This was originally written on Hatch — internal version of Medium for Medium employees — on April 25, 2015. It is presented here without edits. (See Hatching Inside Medium for more backstory.) ¶ Context for this piece: On the way to our company retreat, we were asked to write about our conversation with whomever we sat next to on the bus.

Bees are basic

Five strange facts about the animal kingdom I learned from Eugenia on the way to Calistoga, and how they can help you with your work at Medium

1.

You cannot domesticate a fox. This is possibly a well-known fact, but Eugenia elaborated on this a bit more. Turns out, it’s not that foxes are too wild to be domesticated. It’s something else: the process of domesticating a fox makes it stop being a fox.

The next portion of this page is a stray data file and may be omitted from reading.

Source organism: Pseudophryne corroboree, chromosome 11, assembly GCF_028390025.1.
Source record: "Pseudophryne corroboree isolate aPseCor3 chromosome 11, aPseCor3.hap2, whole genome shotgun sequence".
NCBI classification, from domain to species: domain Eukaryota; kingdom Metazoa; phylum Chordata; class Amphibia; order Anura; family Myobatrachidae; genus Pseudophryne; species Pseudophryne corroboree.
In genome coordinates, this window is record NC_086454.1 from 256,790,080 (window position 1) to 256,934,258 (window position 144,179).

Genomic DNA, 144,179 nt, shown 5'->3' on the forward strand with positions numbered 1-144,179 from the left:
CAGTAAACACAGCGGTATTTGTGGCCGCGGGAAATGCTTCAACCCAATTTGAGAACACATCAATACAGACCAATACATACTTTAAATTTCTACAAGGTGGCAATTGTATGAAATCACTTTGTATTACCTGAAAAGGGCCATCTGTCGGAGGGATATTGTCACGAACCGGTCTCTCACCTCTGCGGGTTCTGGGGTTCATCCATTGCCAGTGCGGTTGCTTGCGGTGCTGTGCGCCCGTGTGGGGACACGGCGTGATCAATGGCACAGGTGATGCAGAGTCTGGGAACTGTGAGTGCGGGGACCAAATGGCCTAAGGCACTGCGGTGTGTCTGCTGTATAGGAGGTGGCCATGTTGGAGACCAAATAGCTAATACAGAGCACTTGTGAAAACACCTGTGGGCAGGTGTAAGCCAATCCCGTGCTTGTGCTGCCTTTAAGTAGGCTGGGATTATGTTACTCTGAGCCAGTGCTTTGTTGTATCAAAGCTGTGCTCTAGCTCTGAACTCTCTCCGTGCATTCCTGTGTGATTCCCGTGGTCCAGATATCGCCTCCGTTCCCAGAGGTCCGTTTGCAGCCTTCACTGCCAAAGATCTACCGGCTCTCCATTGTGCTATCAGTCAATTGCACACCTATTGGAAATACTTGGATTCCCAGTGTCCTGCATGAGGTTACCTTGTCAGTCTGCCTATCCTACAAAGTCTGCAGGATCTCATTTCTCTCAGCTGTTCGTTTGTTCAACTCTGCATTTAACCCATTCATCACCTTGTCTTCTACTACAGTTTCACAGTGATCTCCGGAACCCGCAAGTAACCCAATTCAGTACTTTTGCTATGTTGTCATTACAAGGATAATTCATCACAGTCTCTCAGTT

That is insane. Welcome to quantum biology. Try to take a fox home — some Russians did — and it will start being nicer, raising its tail, and essentially turning into a dog. The crazy part: not only in its behaviour, but also appearance.

Within four generations, some foxes were wagging tails. By generation six, 1.8% eagerly sought human friends. By generation 10, it was 18% and by 20 it was double that. Curiously, the friendly gene came attached to some other physical genes that made the foxes look like other domestic animals: curly tails, white faces, droopy ears. It took only about 35 years to completely domesticate the species.

So, you can’t have it both ways. You can’t say you have a fox at home. Because either it turned into a dog… or your fox already killed you.

How this applies to work: Wanna be as handsome as Jimmy? Pick up some Objective C. Going for a Luke Look®? Start dealing with our users. Want to look like Sarah? Lawyer up. 35 years later, guaranteed: you will look exactly like them.

2.